44.891 
12 
286 
0.000000 
* 
cQ 
7.685 
6 
286 
0.000000 
* 
ωw 
14.065 
8 
286 
0.000000 
* 
cw 
9.669 
4 
286 
0.000000 
* 
Qw 
79.554 
12 
286 
0.000000 
* 
ωcQ 
8.151 
12 
286 
0.000000 
* 
ωcw 
9.510 
8 
286 
0.000000 
* 
ωQw 
27.684 
24 
286 
0.000000 
* 
cQw 
33.148 
12 
286 
0.000000 
* 
ωcQw 
11.502 
24 
286 
0.000000 
* 
Table 3. A multivariate analysis of variance for macro and microdamage of barley grain in a threedrum threshingseparating set 
Source of variability 
ω  angular velocity, c  working slot, Q  transfer function, w  grain moisture 

effect 
RaoF^{0 }test function 
degrees of freedom 
degrees of freedom 
P(F>F^{0}) 
significance 
ω 
17.86908 
4 
286 
0.000000 
* 
c 
10.13214 
2 
143 
0.000077 
* 
Q 
19.90301 
6 
286 
0.000000 
* 
w 
5.63182 
4 
286 
0.000224 
* 
ω c 
0.66647 
4 
286 
0.615744 

ωQ 
0.87473 
12 
286 
0.573258 

cQ 
1.51394 
6 
286 
0.173319 

ωw 
1.43258 
8 
286 
0.182432 

cw 
1.95790 
4 
286 
0.101048 

Qw 
1.78261 
12 
286 
0.050583 

ωcQ 
1.33569 
12 
286 
0.197472 

ωcw 
0.73901 
8 
286 
0.656986 

ωQw 
1.07600 
24 
286 
0.370592 

cQw 
1.02374 
12 
286 
0.426834 

ωcQw 
1.72176 
24 
286 
0.021106 
* 
The mark^{*} in the last column of the tables means the significance of a given effect 
Analyzing the data from tables 13 of the variance analysis we state that all the considered exploitation parameters, namely angular velocity of the separating drums, the size of the slot, transfer function and grain moisture have a significant effect on the macro and microdamage of the grain. Such a conclusion is correct for all the studied species of cereals: wheat, rye and barley. It is confirmed in the numbers from the last but one column of tables 13. If a factor significantly affects the size of the damage, then the corresponding probability contained in this column is smaller than the assumed level of significance α = 0.01. In the present experiment these probabilities are for all factors smaller than 10^{3}.
The factors considered in the experiment in various degrees affect the macro and microdamage of the grain. This is testified to by the values of the test function Rao in tables 13.
In the case of wheat, a considerable influence on the damage is exerted by the transfer function and the working slot  the values of the test function Rao range between 486 and 583. The damage is much less affected by the grain moisture and the angular velocity of the separating drums  the test function Rao has the values from 155 to 273.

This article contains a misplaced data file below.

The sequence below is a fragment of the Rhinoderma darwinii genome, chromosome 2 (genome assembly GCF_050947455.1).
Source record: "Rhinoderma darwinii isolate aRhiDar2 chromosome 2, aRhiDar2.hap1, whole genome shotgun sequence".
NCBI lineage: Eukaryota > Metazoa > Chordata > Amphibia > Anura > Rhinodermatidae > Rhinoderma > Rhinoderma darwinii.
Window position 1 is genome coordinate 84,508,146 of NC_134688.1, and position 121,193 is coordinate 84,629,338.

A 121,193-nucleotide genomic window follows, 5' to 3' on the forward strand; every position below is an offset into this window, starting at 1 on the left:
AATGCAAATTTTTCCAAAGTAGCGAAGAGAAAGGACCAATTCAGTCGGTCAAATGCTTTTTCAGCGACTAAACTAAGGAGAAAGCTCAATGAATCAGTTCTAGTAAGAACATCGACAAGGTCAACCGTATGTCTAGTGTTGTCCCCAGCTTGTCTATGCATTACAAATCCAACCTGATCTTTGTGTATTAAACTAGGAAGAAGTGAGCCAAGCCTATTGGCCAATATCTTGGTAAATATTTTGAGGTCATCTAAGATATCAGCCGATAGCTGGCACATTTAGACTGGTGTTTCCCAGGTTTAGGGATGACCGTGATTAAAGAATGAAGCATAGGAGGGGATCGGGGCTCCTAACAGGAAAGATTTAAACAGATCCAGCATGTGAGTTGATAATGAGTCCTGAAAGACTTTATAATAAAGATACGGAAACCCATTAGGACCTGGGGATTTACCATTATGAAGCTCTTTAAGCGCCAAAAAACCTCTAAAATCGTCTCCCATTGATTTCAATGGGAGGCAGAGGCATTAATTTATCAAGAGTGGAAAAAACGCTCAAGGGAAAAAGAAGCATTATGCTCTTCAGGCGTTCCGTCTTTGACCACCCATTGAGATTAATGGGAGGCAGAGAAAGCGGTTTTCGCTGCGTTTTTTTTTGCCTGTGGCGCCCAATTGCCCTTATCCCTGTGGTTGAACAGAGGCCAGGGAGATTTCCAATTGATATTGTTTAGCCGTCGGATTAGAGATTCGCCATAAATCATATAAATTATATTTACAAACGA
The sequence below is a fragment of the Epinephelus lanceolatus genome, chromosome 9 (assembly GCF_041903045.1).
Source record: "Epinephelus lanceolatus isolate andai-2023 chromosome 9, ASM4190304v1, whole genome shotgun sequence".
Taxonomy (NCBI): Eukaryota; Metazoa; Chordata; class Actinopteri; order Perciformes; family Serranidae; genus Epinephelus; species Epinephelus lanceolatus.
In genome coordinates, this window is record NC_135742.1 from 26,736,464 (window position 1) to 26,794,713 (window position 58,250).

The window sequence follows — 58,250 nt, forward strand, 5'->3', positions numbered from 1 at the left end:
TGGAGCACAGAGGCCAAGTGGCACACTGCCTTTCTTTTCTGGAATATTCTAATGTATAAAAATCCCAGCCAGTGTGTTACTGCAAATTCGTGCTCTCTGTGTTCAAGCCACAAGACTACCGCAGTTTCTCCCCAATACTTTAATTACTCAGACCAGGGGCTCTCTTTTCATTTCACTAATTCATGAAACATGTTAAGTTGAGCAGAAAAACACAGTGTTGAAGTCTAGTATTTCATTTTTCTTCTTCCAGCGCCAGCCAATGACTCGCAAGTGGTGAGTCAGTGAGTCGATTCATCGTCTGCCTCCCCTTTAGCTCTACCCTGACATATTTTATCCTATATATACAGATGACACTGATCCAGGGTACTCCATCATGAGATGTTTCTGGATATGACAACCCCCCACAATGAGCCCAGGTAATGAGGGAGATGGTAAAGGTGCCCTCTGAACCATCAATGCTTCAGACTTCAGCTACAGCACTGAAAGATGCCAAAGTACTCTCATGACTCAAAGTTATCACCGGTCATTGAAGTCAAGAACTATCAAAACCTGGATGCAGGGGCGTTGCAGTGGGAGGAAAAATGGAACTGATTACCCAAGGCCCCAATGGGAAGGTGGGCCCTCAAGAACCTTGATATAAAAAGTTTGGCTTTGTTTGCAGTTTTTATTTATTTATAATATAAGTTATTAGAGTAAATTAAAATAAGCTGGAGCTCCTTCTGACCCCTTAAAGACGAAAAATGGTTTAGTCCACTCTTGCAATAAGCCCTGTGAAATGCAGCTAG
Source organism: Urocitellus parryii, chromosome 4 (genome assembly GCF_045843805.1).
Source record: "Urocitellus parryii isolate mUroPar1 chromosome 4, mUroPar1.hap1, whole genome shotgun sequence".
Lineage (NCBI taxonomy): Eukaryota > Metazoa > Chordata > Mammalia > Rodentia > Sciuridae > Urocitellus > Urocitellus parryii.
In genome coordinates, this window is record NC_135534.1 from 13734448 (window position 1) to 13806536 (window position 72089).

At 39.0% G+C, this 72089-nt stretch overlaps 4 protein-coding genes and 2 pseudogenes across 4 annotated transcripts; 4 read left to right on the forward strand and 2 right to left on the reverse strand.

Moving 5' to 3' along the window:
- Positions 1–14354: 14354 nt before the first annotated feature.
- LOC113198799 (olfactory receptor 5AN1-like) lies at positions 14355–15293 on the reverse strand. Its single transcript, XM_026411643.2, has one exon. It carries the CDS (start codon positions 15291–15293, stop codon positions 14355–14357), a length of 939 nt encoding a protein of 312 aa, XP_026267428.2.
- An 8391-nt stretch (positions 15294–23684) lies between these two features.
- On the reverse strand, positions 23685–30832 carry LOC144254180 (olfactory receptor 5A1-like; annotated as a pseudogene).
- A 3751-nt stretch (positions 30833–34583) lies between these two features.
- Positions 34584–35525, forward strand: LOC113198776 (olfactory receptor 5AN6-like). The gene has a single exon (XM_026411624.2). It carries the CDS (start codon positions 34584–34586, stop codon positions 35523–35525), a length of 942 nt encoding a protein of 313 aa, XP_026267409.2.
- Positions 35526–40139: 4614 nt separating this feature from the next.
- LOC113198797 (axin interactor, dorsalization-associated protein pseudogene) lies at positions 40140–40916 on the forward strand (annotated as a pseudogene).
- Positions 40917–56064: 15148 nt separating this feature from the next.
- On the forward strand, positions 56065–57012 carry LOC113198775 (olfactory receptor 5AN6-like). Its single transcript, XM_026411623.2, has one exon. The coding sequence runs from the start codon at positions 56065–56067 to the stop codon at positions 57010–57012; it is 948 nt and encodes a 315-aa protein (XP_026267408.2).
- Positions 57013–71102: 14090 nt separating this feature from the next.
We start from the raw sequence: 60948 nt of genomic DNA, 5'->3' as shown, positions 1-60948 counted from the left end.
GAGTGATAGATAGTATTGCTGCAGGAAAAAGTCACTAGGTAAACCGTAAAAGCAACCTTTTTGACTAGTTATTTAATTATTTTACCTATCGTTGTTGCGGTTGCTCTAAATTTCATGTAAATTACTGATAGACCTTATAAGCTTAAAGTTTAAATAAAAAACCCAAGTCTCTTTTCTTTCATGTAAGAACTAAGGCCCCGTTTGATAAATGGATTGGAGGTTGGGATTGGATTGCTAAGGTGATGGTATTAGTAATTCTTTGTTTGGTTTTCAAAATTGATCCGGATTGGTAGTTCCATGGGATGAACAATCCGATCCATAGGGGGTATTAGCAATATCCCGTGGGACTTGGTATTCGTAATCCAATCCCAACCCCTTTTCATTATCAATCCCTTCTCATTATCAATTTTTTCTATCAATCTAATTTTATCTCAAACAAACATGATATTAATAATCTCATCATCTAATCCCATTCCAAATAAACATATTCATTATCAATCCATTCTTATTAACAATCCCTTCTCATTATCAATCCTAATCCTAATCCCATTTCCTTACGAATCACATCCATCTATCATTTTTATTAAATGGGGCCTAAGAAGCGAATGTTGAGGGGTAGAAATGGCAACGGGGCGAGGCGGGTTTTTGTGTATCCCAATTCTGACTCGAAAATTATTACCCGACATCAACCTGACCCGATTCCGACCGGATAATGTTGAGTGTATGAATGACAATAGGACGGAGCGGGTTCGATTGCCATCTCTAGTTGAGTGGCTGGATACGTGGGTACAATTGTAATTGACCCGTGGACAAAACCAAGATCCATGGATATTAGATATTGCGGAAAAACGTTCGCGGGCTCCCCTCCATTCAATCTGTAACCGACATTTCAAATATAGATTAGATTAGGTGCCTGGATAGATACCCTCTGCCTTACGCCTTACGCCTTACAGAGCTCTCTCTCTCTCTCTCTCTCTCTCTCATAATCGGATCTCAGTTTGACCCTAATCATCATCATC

For rye, the greatest influence on the damage is exerted by the working slot, transfer function and the angular velocity of separating drums. For these factors test function Rao has the values between 608 and 2434. The effect of grain moisture is much smaller with the value of Rao function of about 326.
For barley, the greatest influence on the damage is exerted by transfer function and angular velocity of separating drums. For those factors test function Rao has the values ranging from about 18 to 20. Grain moisture and the size of the working slot have a smaller effect on the damage  the values of Rao function range from 5.6 to about 10.
For rye and wheat the values of test function Rao are of 100600 (and even 2400 at the slot), while for barley they are of 520. It means that wheat and rye grains are much more susceptible to damage than the grain of barley.
Table 4. A multivariate analysis of ariance for macro and microdamage of wheat grain in an eightdrum threshingseparating set 
Source of variability 
ω  angular velocity, c  working slot, Q  transfer function, w  grain moisture 

effect 
Rao F^{0 }test function Rao 
degrees of freedom 
degrees of freedom 
P(F>F^{0}) 
significance 
ω 
797.989 
4 
286 
0.000000 
* 
c 
455.160 
2 
143 
0.000000 
* 
Q 
1376.369 
6 
286 
0.000000 
* 
w 
848.44 
4 
286 
0.000000 
* 
ωc 
5.286 
4 
286 
0.000403 
* 
ωQ 
42.340 
12 
286 
0.000000 
* 
cQ 
9.207 
6 
286 
0.000000 
* 
ωw 
25.428 
8 
286 
0.000000 
* 
cw 
0.260 
4 
286 
0.903182 

Qw 
40.102 
12 
286 
0.000000 
* 
ωcQ 
3.782 
12 
286 
0.000000 
* 
ωcw 
6.497 
8 
286 
0.000000 
* 
ωQw 
10.589 
24 
286 
0.000000 
* 
cQw 
5.192 
12 
286 
0.000000 
* 
ωcQw 
4.456 
24 
286 
0.000000 
* 
The damage is considerably determined by the number of separating drums of the threshing set. Such a conclusion is arrived at when we compare the values of test function Rao for a threedrum set (table 1) and an eightdrum set (table 4) [7]. For a threedrum set the test function is of 155283, while for an eightdrum one it is of 4551376. This means that wheat damage in an eightdrum set is clearly greater than in a threedrum set.
CONCLUSIONS
The analysis showed that all the considered factors, namely angular velocity of the separating drums, the size of the working slot, grain moisture and transfer function of a threedrum threshing set affect the macro and microdamage of the grain occurring during the threshing process. This conclusion is correct for all the studied species of cereals: wheat, rye and barley.
The smallest influence on the damage during the threshing is exerted by grain moisture. This was stated for all the examined cereal species: wheat, rye and barley.
The grain of rye and wheat turned out to be the most sensitive to the damage, while barley grain proved to be the most damage resistant.
Grain damage increases together with the number of the drums in the threshing set.
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Andrzej Kornacki
Chair of Applications of Mathematics,
Agricultural University of Lublin, Poland
13. Akademicka Street, 20950 Lublin, Poland
phone: (+ 48 81) 4456010
email: akornac@ursus.ar.lublin.pl
Responses to this article, comments are invited and should be submitted within three months of the publication of the article. If accepted for publication, they will be published in the chapter headed 'Discussions' and hyperlinked to the article.